*Because of scriptures that talk about women being submissive to men, many modern readers of scripture look at the Christianity as sexist, but nothing can be farther from the truth. In the times the Bible was written, including the New Testament, most women were usually regarded as property. They were either owned by their fathers or their husbands. They had very little rights without the partnership of a man. Christianity was instrumental in teaching men to treat women with love, honor and respect, and while the Bible states that a women should not have authority over a man (I believe this is only in reference to spiritual authority in the church), there is evidence that both Jesus and Paul allowed women to take places of high importance in their ministries and in the church in general.

**see John and Stasi Eldrege’s book, Captivating.

***I want to emphasize that what I mean by incomplete is simply the picture or image of God in humanity. I do not want to imply that those who are called to be single are any less whole or valuable than those who are called to be married. Paul even tells us that those who are single have the freedom to focus on the Lord and on serving him in the kingdom, while a married couple must focus on their relationship and family needs. The puzzle analogy is a bit deceiving in that it takes a lot of work before and after the marriage vows before a couple can really fit together like puzzles pieces. It is a fallacy, I think, that a man or a woman can complete the other. Mature marriages start out with whole and healthy people who compliment each other, but are willing to make sacrifices in the areas where they don’t. Those who have already practiced “dying to self” for Jesus will find it easier to sacrifice their desires for their spouse when called upon to do so, but of course it all depends on help and guidance from the Holy Spirit.

Peter L Richardson


4 Responses to “On Christian Intimacy and Marriage…”

  1. Brandolyn Says:


    Wow…this is awesome. I’m going to have my son read this. Thanks for sharing. Once when I was in college, I had a professor who made reference to a quote by either Increase or Cotton Mather, which was, “A wife’s freedom rests in her obedience to her husband.” I’ve never been able to find if that is an accurate quote, but it did spur a lot of discussion both in that classroom as well as with my friends. On its face in our culture, that statement is inflammatory. But, when you consider it in light of the Lord (and of this article), it makes a lot of sense, don’t you think? Women who are married are under the covering of their husbands. Stepping out from under that covering is unwise and leads to the confinement of the spirit. Submitting to him is an act of love not just to him and to the Lord, but to ourselves! On the same notion, I also believe that privilege is really responsibility, which I think you articulated very well. Personally, I used to cringe at the idea of “submitting” to my husband. I thought this even after I became a Christian! But in the last 7-8 years I have actually taken comfort from it! What a beautiful thing! To be in a marriage where I put aside my desires to see his come to pass and vice versa, is something I’m excited about. I once read a book on marriage where the husband was confessing his selfishness. His wife would always use the last of the ice and not refill the ice tray. It annoyed him to no end and he would always lecture her. Later, he came to his wife and confessed that he was wrong. That his love for her needed to be expressed in the times of frustration and annoyance, not only in times of romance and affection. He said that his love for her was greater than his annoyance for some empty ice trays. He also said his wife was to taken back by this confession that it touched her heart, and never again was there an empty ice tray! I love that story!! =)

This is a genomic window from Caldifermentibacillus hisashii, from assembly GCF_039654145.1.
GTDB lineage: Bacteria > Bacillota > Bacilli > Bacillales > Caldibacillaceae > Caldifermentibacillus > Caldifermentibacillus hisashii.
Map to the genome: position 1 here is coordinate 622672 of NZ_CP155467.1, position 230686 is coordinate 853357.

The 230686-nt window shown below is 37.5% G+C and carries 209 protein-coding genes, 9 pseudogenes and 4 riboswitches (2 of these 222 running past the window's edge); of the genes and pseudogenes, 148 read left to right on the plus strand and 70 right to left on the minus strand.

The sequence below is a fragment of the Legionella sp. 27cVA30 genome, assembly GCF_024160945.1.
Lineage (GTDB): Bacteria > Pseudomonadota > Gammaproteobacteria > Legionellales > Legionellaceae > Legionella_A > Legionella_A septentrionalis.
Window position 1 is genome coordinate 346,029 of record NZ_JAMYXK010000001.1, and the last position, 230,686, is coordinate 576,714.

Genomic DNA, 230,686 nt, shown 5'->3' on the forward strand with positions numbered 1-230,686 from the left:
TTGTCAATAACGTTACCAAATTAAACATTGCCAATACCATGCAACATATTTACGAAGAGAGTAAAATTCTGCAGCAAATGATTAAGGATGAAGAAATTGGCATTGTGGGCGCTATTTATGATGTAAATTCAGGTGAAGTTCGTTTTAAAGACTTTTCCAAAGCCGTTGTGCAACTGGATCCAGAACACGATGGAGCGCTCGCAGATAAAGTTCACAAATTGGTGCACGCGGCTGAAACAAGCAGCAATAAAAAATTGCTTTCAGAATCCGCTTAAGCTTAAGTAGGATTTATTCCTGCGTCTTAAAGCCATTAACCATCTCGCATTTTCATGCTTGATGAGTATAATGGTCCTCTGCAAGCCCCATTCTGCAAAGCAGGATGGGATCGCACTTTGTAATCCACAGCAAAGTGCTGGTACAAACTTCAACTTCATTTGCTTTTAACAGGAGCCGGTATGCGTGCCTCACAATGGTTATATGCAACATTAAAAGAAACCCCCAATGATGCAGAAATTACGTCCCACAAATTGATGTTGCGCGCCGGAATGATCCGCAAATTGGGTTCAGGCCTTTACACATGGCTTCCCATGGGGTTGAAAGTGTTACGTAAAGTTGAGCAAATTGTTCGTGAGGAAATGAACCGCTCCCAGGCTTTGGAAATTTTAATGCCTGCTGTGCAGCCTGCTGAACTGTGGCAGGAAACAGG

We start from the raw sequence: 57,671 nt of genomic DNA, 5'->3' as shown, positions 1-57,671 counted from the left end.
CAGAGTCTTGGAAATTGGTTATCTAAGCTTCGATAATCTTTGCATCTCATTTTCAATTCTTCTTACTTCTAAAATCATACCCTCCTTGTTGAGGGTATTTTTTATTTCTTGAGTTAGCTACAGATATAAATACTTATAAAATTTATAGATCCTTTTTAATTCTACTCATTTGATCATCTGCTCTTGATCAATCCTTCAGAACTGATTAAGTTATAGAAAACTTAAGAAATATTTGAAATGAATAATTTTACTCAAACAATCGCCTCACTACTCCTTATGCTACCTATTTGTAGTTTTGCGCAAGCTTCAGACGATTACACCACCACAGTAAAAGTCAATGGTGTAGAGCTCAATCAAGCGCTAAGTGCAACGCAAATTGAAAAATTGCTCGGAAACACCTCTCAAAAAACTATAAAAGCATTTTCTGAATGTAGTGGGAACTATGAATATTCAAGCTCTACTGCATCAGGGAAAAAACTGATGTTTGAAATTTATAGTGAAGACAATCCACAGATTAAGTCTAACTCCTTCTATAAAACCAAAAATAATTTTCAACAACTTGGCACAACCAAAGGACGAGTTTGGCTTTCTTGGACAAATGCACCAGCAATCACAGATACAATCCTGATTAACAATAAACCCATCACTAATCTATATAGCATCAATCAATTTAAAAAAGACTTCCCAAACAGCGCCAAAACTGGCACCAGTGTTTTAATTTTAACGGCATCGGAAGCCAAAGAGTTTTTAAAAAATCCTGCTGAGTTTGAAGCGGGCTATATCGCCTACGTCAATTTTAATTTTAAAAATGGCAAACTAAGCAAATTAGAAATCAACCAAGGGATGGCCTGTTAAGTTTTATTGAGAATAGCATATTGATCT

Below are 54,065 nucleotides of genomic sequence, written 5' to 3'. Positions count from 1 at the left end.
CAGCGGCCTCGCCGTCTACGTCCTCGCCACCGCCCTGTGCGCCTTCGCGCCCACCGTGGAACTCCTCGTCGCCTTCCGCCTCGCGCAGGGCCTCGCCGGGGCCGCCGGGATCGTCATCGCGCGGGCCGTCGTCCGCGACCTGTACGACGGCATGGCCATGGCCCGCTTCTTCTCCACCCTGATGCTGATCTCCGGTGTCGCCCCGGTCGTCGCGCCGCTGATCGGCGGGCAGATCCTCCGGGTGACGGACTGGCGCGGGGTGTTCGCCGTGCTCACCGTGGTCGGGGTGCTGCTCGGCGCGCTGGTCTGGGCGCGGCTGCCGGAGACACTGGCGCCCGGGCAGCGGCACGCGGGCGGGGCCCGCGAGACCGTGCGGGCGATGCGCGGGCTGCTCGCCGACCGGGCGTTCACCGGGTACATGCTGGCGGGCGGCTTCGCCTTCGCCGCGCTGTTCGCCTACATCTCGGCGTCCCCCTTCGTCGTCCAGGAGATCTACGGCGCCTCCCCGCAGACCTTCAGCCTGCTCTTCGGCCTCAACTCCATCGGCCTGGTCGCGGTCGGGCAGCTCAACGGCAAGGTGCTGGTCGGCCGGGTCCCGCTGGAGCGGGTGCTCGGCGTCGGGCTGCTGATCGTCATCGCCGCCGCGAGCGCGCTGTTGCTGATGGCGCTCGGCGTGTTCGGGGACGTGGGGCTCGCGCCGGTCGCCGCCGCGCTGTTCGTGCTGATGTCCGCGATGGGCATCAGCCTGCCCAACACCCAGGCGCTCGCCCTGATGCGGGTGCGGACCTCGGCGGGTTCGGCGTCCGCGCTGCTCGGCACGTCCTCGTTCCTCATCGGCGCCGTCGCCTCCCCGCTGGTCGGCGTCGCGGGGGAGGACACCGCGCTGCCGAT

Your comparison of the woman to the Holy Spirit is something I never thought about before, and I really liked it. What an interesting concept! If only men would really understand this concept and love their wives as Christ loved the church. What an amazing world we would have. Anyway, I really enjoyed your piece. You always give me something to ponder! Thanks!!

  2. Steph Says:

    Awesome! I so appreciate your interpretations of the difficult-to-understand verses about women’s place in the marriage and in the church. I particularly like your reasoning for the woman representing the Holy Spirit in the marriage. I had never seen it like that before but find that this idea makes sense. Thanks Pete!

  3. […] On Christian Intimacy and Marriage… « Peterrock12. What I Believe … We must trust that God's judgment in scripture is just; however, men share just as much of the blame for mankind's fall as women In 1 Corinthians 11 Paul discusses the complexity of the role of men and women in the church […]

  4. peterrock12 Says:

    Thanks guys! I don’t think men and women will ever truly understand eachother in this age, but that adds to the mystery and joy of the relationship as much as the times of frustration. The good thing is, when we both choose to put Christ first and at the center of the relationship and our lives, then we have a endless pool of love we can draw from for each other to cover the times we don’t understand the other. I’m hoping for the opportunity do it the right way!